Broadband News

Full fibre from Openreach and how much was gap funded in the last month.

Openreach is aiming to reach 30,000 premises every week with its FTTP roll-outs but for now the pace is firmly stuck at around the 20,000 premises mark. If the focus is just on a 100% UK wide target driven by the UK Government then the where does not matter, but with lots of public money still going into gap funded roll-outs we feel its important to see how much is being built and thus contributing to the superfast goals.

Splits for Openreach FTTP and change in category since 12th August 2019:

  • 463,381 premises via BDUK or other rural intervention (increase of 10,385)
  • 634,645 premises in Fibre First areas (increase of 48,142)
  • 240,990 premises via New Build since January 2016 (increase of 16,229)
  • 154,915 premises via commercial/old roll-out (increase of 5,616)

To avoid you all getting your calculators out the total is 1,493,931 premises where Openreach FTTP is available to order. 

The new build figure was higher this month as on 8th September we started to integrate the latest release of postcodes from ONS and figuring out what broadband services are available.

The stand out figure is that the amount of gap funded FTTP showed an increase of 10,385 premises, previous month this increase was 7,448 premises and prior to that 7,379 and 7,010. This suggests that August looks to have been a prime go live month for rural FTTP but we would caveat that by pointing out that we did spend a lot more time searching in rural areas for changes in broadband options. An observation we can make is that in most areas the FTTP build is going to those with speeds below 10 Mbps (via existing VDSL2 or ADSL2+) but there are some interesting ones where the FTTP build does extend into parts of cabinet footprint where superfast speeds were expected from VDSL2.

For those wondering about the increase in the old roll-out/commercial figure this includes exchanges such as Failsworth and Hunslet where FTTP has been built overlaying the VDSL2 network but the exchanges are not on the Fibre First lists.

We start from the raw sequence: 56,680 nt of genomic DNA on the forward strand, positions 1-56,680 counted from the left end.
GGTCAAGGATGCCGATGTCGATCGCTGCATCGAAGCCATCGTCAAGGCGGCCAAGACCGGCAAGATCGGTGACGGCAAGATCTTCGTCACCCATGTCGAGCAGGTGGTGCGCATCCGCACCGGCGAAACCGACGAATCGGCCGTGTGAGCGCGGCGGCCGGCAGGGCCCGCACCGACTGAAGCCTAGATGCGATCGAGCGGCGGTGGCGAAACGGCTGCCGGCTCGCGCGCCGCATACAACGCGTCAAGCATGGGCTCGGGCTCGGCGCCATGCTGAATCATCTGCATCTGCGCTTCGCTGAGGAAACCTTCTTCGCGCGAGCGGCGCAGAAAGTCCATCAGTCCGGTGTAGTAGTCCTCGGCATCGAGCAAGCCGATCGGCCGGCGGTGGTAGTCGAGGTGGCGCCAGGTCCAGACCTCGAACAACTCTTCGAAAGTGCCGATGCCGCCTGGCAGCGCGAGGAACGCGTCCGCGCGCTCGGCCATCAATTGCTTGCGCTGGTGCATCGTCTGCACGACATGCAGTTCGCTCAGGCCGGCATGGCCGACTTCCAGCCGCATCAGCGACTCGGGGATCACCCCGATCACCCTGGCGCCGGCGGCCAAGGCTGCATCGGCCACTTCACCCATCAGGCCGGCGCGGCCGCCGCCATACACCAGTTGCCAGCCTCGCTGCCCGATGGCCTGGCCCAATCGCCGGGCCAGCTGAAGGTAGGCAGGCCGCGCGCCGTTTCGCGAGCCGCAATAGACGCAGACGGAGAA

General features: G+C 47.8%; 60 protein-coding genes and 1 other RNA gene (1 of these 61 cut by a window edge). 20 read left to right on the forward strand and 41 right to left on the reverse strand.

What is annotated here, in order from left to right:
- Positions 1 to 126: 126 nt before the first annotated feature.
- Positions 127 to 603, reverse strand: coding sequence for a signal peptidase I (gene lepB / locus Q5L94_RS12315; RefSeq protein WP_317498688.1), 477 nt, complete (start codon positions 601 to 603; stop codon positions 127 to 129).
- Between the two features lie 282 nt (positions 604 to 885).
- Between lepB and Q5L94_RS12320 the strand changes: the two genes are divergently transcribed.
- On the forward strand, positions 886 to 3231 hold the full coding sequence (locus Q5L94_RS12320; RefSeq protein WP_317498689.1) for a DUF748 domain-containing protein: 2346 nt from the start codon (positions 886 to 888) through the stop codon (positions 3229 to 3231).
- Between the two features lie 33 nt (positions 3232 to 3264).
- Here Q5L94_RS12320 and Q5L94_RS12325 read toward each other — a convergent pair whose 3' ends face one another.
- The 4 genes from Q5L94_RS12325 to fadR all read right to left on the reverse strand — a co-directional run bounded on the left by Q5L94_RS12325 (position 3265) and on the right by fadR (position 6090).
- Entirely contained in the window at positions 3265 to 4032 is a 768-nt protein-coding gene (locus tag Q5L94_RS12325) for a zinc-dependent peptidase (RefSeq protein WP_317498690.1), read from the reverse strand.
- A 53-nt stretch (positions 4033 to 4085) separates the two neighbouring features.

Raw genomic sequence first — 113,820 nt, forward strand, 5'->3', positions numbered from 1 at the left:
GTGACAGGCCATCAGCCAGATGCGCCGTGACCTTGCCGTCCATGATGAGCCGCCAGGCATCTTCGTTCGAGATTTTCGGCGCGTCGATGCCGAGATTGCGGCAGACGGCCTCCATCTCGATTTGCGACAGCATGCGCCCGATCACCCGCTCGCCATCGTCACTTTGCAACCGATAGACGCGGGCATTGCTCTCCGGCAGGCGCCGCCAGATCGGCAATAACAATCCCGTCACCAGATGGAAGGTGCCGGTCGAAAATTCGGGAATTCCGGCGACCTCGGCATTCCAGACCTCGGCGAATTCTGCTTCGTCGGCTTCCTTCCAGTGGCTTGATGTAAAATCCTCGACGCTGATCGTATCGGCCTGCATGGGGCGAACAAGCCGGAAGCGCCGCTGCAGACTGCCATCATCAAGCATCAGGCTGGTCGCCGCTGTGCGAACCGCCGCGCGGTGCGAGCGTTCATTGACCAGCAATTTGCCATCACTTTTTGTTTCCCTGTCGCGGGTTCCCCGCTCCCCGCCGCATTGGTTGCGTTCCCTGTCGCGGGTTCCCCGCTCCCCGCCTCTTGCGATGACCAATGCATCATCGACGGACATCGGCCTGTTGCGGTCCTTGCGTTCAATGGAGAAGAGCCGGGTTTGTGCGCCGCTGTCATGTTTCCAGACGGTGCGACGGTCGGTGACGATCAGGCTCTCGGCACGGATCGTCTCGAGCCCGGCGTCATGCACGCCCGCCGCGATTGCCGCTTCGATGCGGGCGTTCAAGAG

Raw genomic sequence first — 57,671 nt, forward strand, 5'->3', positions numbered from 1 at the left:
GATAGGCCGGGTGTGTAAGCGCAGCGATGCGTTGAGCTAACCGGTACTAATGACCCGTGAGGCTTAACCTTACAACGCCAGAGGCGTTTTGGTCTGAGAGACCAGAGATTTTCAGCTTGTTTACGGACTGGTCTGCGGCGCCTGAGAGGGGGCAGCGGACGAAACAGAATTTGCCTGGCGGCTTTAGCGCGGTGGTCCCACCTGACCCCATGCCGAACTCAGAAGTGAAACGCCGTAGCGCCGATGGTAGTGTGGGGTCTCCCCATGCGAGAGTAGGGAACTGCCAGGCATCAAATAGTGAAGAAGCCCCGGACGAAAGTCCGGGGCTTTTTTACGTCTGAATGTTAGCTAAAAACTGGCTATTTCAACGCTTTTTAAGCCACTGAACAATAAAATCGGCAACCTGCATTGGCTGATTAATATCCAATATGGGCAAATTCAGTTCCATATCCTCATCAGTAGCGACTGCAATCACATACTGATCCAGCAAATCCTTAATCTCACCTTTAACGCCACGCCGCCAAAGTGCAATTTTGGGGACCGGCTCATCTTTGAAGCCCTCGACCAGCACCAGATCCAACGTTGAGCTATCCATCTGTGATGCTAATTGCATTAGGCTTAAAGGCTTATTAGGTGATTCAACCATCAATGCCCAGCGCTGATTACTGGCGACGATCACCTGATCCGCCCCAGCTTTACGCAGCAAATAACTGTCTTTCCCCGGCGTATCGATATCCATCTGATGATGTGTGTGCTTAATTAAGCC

Comments

"FTTP build is going to those with speeds below 10 Mbps (via existing VDSL2 or ADSL2+) but there are some interesting ones where the FTTP build does extend into parts of cabinet footprint where superfast speeds were expected from VDSL2."

We have two examples of this on the Minster Ramsgate exchange - one area has 2mb ADSL being upgraded to full fibre, and another area (around CT7 0HG - Woodchurch Manston) that appears to have 20-40mbps FTTC being upgraded to full fibre. I can't see any reason for this area to be getting FTTP to be honest (no new builds, or a slow area)!

  • SlimJ
  • about 1 month ago

CT7 0HG is more like 17 Mbps VDSL2 on our data, and 10 to 25 Mbps range from Openreach on a quick look.

CT12 4JQ and CT12 5DT look like prime candidates for FTTP from quick look at a map

One difficulty is if a phase extension/contract is to deliver x,000 premises but there is 10 times that many premises that could benefit then who misses out?

  • andrew
  • thinkbroadband staff
  • about 1 month ago

Thanks Andrew. I guess you have more information than what appears on DSLChecker! :) This postcode shows similar results to what I see for my postcode and I generally see more than this estimate.

CT12 4JQ - This is very near the cabinet I'm served from, but they're connected to a cabinet miles away!

CT12 5DT - I agree, that area is quite a distance from the cabinet, so would assume this would be upgraded to FTTP in the not too distant future.

  • SlimJ
  • about 1 month ago

We have our own database that drives the outputs to https://labs.thinkbroadband.com/local

  • andrew
  • thinkbroadband staff
  • about 1 month ago

Thank you. Useful to see. The new BDUK report showed an overall VDSL2/FTTP of 18K a month since the last report. It will be a very long time before LFFN can come close to 10k a month.

  • ValueforMoney
  • about 1 month ago

LFFN is never going to do 10k a month, because the stimulus it is meant to generate over the years is commercial roll-out.

You could infer that the 500 homes near the a council building enabled via LFFN would never have seen full fibre any other way, but its just inferring. Also LFFN is not about getting people into superfast its often going to be superfast going to full fibre, so different again from BDUK goals.

  • andrew
  • thinkbroadband staff
  • about 1 month ago

I can only see a very small market for G.Fast at this moment in time, and by the time it might be needed in future I would guess most will be on FTTP anyway.

  • burble
  • about 1 month ago

Whoops wrong story, how did that happen?

  • burble
  • about 1 month ago

Post a comment

Login Register